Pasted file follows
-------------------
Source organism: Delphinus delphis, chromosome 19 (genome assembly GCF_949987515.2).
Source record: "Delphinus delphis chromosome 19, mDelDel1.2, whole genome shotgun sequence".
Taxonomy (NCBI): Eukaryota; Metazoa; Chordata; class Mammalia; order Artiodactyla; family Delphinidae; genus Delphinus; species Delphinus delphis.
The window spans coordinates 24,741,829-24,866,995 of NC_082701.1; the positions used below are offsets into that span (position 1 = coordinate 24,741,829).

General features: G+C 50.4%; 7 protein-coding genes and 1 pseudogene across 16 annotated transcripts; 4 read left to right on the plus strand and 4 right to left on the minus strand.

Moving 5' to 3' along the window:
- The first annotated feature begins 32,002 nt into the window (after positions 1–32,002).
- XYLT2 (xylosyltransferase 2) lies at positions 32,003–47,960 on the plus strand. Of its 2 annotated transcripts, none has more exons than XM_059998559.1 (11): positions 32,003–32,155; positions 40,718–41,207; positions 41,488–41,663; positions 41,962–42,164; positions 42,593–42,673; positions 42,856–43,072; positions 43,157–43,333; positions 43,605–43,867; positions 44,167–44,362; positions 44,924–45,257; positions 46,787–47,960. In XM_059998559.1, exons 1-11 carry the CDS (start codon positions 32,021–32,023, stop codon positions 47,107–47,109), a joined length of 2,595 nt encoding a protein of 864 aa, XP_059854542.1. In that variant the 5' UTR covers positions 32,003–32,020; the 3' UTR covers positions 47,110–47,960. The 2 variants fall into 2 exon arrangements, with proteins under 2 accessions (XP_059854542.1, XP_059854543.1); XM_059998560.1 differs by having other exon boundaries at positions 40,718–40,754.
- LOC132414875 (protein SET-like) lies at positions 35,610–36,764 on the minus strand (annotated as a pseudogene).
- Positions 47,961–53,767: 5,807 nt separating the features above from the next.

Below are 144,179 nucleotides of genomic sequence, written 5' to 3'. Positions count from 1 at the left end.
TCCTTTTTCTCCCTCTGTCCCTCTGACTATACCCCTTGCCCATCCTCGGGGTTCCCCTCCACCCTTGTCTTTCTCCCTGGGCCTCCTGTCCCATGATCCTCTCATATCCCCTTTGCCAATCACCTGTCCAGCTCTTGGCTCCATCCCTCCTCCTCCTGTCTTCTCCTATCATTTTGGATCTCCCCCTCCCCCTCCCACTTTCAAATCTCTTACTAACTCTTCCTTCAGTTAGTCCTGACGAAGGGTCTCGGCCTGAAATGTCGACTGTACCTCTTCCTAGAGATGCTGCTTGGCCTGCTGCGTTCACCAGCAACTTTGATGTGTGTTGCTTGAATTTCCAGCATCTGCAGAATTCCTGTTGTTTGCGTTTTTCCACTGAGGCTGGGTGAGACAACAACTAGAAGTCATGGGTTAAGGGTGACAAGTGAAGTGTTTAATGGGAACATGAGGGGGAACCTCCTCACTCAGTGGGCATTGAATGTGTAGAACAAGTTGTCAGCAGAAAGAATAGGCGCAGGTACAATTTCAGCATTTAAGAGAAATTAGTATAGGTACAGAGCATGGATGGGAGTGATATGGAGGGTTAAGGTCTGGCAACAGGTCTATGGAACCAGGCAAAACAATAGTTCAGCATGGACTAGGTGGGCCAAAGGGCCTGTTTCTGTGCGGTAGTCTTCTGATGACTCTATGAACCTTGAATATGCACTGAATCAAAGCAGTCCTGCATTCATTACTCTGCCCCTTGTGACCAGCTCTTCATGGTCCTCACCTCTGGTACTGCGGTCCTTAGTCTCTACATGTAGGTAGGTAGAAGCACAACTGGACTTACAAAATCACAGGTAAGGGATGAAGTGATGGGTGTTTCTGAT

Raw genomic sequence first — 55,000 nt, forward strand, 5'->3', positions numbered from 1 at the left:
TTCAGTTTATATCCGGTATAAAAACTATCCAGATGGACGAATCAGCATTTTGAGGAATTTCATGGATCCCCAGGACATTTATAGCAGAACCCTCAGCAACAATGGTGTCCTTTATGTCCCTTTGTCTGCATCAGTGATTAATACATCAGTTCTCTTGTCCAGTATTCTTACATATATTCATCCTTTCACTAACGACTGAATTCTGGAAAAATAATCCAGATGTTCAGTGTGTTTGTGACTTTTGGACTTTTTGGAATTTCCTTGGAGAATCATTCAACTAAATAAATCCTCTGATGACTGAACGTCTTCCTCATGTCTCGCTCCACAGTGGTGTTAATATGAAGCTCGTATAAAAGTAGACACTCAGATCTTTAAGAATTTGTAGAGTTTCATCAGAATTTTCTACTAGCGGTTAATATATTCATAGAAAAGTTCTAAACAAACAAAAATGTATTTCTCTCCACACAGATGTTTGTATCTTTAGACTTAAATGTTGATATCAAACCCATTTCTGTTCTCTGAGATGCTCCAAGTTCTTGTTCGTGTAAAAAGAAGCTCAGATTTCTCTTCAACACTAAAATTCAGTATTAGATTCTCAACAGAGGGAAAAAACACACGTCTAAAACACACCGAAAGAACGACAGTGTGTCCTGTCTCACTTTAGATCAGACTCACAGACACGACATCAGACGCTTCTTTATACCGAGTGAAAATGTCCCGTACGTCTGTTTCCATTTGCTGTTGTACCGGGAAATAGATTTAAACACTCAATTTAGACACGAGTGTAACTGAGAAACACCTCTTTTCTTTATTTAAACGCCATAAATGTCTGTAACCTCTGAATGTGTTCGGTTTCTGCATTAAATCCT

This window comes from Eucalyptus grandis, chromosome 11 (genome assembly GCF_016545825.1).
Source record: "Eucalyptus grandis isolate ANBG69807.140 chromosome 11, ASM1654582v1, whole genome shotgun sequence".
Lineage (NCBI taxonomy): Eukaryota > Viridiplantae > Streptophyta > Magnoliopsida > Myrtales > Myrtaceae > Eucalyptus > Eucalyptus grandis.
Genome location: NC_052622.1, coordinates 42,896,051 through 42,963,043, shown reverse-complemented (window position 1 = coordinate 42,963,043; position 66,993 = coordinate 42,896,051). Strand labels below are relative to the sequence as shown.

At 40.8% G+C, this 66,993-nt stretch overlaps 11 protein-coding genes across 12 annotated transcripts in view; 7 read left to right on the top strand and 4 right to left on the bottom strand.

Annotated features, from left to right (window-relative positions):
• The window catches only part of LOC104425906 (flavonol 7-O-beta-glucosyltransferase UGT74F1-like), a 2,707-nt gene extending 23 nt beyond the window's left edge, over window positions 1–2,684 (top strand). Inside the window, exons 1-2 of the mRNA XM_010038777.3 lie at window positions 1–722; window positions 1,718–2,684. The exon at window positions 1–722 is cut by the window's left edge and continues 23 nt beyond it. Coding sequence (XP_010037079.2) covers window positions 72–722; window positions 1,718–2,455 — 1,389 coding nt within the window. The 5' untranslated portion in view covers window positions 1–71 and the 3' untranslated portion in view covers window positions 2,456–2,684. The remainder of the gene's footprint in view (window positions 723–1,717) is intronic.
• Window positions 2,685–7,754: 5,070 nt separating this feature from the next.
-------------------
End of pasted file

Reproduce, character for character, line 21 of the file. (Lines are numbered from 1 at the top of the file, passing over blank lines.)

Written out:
• The window catches only part of LOC104425906 (flavonol 7-O-beta-glucosyltransferase UGT74F1-like), a 2,707-nt gene extending 23 nt beyond the window's left edge, over window positions 1–2,684 (top strand). Inside the window, exons 1-2 of the mRNA XM_010038777.3 lie at window positions 1–722; window positions 1,718–2,684. The exon at window positions 1–722 is cut by the window's left edge and continues 23 nt beyond it. Coding sequence (XP_010037079.2) covers window positions 72–722; window positions 1,718–2,455 — 1,389 coding nt within the window. The 5' untranslated portion in view covers window positions 1–71 and the 3' untranslated portion in view covers window positions 2,456–2,684. The remainder of the gene's footprint in view (window positions 723–1,717) is intronic.